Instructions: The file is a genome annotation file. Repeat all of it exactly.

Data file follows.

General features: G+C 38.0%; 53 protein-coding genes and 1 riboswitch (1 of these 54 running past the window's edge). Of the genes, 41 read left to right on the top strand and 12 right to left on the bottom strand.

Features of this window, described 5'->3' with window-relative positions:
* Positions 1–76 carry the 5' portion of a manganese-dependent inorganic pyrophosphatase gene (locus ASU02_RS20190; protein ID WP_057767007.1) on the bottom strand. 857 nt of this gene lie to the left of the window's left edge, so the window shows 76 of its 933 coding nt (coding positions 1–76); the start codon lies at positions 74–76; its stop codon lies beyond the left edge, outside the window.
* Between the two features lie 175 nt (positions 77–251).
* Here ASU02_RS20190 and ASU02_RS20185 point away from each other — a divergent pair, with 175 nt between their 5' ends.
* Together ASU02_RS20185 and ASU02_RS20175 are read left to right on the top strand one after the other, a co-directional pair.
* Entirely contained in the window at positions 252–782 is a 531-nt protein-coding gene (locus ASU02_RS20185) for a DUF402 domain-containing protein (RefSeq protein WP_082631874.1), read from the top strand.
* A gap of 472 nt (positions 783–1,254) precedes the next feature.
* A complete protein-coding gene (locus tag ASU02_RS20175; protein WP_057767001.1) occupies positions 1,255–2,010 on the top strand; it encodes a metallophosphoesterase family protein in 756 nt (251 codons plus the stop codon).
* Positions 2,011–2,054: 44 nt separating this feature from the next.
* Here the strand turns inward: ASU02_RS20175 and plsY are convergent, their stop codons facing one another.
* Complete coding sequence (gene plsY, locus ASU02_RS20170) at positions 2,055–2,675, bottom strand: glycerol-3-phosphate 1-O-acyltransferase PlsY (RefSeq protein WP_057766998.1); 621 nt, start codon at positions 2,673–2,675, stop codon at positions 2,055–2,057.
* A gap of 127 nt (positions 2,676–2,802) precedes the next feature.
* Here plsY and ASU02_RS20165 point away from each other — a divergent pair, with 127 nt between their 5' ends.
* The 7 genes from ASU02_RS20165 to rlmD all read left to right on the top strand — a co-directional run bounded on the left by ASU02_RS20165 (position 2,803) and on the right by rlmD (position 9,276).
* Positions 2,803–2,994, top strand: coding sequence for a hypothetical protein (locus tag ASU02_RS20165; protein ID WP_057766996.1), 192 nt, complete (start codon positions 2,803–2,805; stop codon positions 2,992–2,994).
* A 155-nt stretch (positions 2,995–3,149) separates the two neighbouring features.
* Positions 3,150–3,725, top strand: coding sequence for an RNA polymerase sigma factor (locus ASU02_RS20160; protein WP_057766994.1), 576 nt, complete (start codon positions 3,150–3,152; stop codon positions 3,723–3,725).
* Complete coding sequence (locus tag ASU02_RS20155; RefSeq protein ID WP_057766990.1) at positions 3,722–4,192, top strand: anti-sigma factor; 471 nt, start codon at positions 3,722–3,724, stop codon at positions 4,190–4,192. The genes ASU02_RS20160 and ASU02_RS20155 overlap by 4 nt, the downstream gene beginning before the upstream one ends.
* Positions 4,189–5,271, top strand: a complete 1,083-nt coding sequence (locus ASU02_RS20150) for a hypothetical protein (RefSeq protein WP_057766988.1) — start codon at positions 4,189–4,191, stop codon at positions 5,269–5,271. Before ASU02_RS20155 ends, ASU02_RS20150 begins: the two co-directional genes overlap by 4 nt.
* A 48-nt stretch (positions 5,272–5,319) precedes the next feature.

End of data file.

General features: G+C 38.0%; 53 protein-coding genes and 1 riboswitch (1 of these 54 running past the window's edge). Of the genes, 41 read left to right on the top strand and 12 right to left on the bottom strand.

Features of this window, described 5'->3' with window-relative positions:
* Positions 1–76 carry the 5' portion of a manganese-dependent inorganic pyrophosphatase gene (locus ASU02_RS20190; protein ID WP_057767007.1) on the bottom strand. 857 nt of this gene lie to the left of the window's left edge, so the window shows 76 of its 933 coding nt (coding positions 1–76); the start codon lies at positions 74–76; its stop codon lies beyond the left edge, outside the window.
* Between the two features lie 175 nt (positions 77–251).
* Here ASU02_RS20190 and ASU02_RS20185 point away from each other — a divergent pair, with 175 nt between their 5' ends.
* Together ASU02_RS20185 and ASU02_RS20175 are read left to right on the top strand one after the other, a co-directional pair.
* Entirely contained in the window at positions 252–782 is a 531-nt protein-coding gene (locus ASU02_RS20185) for a DUF402 domain-containing protein (RefSeq protein WP_082631874.1), read from the top strand.
* A gap of 472 nt (positions 783–1,254) precedes the next feature.
* A complete protein-coding gene (locus tag ASU02_RS20175; protein WP_057767001.1) occupies positions 1,255–2,010 on the top strand; it encodes a metallophosphoesterase family protein in 756 nt (251 codons plus the stop codon).
* Positions 2,011–2,054: 44 nt separating this feature from the next.
* Here the strand turns inward: ASU02_RS20175 and plsY are convergent, their stop codons facing one another.
* Complete coding sequence (gene plsY, locus ASU02_RS20170) at positions 2,055–2,675, bottom strand: glycerol-3-phosphate 1-O-acyltransferase PlsY (RefSeq protein WP_057766998.1); 621 nt, start codon at positions 2,673–2,675, stop codon at positions 2,055–2,057.
* A gap of 127 nt (positions 2,676–2,802) precedes the next feature.
* Here plsY and ASU02_RS20165 point away from each other — a divergent pair, with 127 nt between their 5' ends.
* The 7 genes from ASU02_RS20165 to rlmD all read left to right on the top strand — a co-directional run bounded on the left by ASU02_RS20165 (position 2,803) and on the right by rlmD (position 9,276).
* Positions 2,803–2,994, top strand: coding sequence for a hypothetical protein (locus tag ASU02_RS20165; protein ID WP_057766996.1), 192 nt, complete (start codon positions 2,803–2,805; stop codon positions 2,992–2,994).
* A 155-nt stretch (positions 2,995–3,149) separates the two neighbouring features.
* Positions 3,150–3,725, top strand: coding sequence for an RNA polymerase sigma factor (locus ASU02_RS20160; protein WP_057766994.1), 576 nt, complete (start codon positions 3,150–3,152; stop codon positions 3,723–3,725).
* Complete coding sequence (locus tag ASU02_RS20155; RefSeq protein ID WP_057766990.1) at positions 3,722–4,192, top strand: anti-sigma factor; 471 nt, start codon at positions 3,722–3,724, stop codon at positions 4,190–4,192. The genes ASU02_RS20160 and ASU02_RS20155 overlap by 4 nt, the downstream gene beginning before the upstream one ends.
* Positions 4,189–5,271, top strand: a complete 1,083-nt coding sequence (locus ASU02_RS20150) for a hypothetical protein (RefSeq protein WP_057766988.1) — start codon at positions 4,189–4,191, stop codon at positions 5,269–5,271. Before ASU02_RS20155 ends, ASU02_RS20150 begins: the two co-directional genes overlap by 4 nt.
* A 48-nt stretch (positions 5,272–5,319) precedes the next feature.